The teams also demonstrated the way new DNA mutations can form and accumulate in developing cancer, making it clear recurrence needs to be detected early.
Larger clinical trials of this cost-effective approach start next year.
Minute DNA bits bring major insights
Turner told Drug Discovery & Development one disappointment was that his teams couldn’t detect relapse in women “at risk of developing relapse only in the brain. This is probably because the blood/brain barrier blocks release of DNA from cancer cells into the blood.”
He noted, however, that detecting relapse via DNA is likely more accurate than via whole cancer cells in blood as “there is relatively more free DNA compared to cells, and that allows more sensitive assays. The main technology development is digital PCR, which allows us with high confidence and accuracy to detect very rare mutations in the blood.”
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He added that a key challenge for oncologists has long been “working out who is at risk of developing future secondary cancer after they have been treated for cancer in the breast. If we can identify which women are at risk of relapse, we can then focus further treatments on them to try and prevent relapse. In this study, we have shown we can potentially predict who is at risk of relapse by detecting minute amounts of tumor DNA in the blood of women after surgery. Those women who had tumor DNA detected in blood after surgery and chemotherapy had a high risk of future relapse.”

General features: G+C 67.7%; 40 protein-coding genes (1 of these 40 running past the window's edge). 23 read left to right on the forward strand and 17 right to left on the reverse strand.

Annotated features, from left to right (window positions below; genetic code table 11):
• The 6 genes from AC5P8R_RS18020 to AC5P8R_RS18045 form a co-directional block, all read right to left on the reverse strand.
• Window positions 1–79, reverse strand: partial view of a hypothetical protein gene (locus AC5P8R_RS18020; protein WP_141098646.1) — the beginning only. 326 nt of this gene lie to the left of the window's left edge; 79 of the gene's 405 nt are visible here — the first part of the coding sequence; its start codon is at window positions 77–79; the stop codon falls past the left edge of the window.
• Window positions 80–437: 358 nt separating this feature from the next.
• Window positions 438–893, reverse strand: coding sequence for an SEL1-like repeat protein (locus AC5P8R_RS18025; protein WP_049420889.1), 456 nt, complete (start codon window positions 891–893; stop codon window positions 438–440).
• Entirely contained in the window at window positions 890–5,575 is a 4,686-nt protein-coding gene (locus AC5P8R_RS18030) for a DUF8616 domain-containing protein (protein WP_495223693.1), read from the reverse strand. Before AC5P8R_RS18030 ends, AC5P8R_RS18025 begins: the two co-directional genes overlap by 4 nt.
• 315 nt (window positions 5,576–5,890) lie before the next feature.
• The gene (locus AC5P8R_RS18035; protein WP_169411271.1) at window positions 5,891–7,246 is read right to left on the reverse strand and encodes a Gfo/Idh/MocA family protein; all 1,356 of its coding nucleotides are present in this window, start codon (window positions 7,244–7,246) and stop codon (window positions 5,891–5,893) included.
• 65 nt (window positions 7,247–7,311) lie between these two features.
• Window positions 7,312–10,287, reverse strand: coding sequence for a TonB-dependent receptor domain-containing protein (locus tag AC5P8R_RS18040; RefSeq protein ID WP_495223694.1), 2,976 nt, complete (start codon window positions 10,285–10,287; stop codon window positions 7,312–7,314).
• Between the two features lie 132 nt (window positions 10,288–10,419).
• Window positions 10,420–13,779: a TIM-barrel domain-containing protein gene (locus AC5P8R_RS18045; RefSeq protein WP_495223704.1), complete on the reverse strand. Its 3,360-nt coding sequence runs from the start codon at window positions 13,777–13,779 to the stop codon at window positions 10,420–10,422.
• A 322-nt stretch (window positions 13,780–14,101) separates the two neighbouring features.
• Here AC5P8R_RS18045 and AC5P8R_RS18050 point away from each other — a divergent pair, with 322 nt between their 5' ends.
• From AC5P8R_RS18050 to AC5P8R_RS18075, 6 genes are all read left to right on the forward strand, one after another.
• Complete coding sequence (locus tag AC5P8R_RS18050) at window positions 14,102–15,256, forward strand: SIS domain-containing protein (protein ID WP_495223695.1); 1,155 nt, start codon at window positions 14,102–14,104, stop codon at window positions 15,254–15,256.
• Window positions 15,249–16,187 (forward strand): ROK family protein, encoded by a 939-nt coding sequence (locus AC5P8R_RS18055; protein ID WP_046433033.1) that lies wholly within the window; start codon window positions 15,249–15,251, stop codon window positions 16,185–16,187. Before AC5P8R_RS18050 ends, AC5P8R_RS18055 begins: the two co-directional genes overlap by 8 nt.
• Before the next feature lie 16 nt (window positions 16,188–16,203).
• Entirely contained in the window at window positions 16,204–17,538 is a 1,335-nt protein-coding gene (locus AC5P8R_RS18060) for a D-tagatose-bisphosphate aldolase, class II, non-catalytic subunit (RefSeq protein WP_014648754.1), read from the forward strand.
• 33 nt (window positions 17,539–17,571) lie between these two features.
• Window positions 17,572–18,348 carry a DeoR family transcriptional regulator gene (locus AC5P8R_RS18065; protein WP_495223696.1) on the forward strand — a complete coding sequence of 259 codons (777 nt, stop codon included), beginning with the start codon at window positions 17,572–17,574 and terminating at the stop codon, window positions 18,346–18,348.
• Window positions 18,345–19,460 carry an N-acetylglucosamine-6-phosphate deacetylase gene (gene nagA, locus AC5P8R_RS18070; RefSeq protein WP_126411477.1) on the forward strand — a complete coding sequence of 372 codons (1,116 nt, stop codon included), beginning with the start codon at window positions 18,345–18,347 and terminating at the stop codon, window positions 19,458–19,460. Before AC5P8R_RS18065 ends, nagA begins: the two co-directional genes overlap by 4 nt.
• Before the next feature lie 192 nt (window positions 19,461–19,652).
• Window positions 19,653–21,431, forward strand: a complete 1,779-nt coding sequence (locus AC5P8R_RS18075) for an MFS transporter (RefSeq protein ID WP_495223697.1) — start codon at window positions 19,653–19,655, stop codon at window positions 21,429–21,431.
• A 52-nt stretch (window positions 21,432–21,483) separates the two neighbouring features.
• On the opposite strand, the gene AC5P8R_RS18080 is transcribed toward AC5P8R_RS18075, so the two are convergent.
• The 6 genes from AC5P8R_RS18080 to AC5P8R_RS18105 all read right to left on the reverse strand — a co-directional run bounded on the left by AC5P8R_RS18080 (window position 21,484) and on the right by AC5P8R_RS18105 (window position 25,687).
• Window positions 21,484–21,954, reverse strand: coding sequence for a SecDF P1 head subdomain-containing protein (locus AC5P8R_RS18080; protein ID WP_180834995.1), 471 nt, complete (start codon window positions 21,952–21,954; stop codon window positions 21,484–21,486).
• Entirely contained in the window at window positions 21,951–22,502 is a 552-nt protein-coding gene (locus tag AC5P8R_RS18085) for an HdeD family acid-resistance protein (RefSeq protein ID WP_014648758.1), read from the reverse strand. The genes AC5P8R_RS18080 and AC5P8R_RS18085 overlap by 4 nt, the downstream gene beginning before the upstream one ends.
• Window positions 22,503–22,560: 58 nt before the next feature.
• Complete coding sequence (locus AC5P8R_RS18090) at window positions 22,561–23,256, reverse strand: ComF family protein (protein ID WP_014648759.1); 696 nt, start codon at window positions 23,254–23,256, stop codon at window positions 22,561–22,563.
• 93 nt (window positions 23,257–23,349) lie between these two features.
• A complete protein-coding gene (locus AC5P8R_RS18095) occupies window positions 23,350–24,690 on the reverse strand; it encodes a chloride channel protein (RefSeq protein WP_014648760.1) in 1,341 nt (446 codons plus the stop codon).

Turner said a simple blood test post-treatment “could identify which patients are at risk of relapse. The hope is we can use this blood test to direct further treatments to prevent or substantially defer relapse. We are at an early stage in this research, and further studies are required before the test could enter the clinic.”
In clinic at last
Sundaresan told Drug Discovery & Development the paper has “three particularly compelling parts.” First, despite substantial interest in ctDNA, there has been a relative dearth of studies translating that interest to pressing clinical questions. The new paper does this “nicely, by beginning to answer the question of whether the detection of ctDNA can be used as a predictor of relapse in women treated with curative intent for localized breast cancer.”
Second, Sundarensan said, the study expands on other work showing “feasibility of detecting ctDNA in localized cancer, whereas the majority of attention has been in the metastatic setting, where ctDNA tends to be more plentiful.”
Serial ctDNA monitoring
Finally, he said, Turner’s teams show that “monitoring ctDNA serially, over multiple time-points, may be superior to a single time-point at judging risk of relapse. This may have an impact on how future studies of ctDNA are designed… Overall, given the high likelihood of relapse when ctDNA is detected, these findings lay the groundwork for future clinical studies that can be designed to test the intensification of adjuvant therapy options in women with detectable ctDNA at the completion of definitive treatment for non-metastatic disease. This may be complementary to other prognostic features , such as residual cancer following neoadjuvant chemotherapy in the resection specimen.”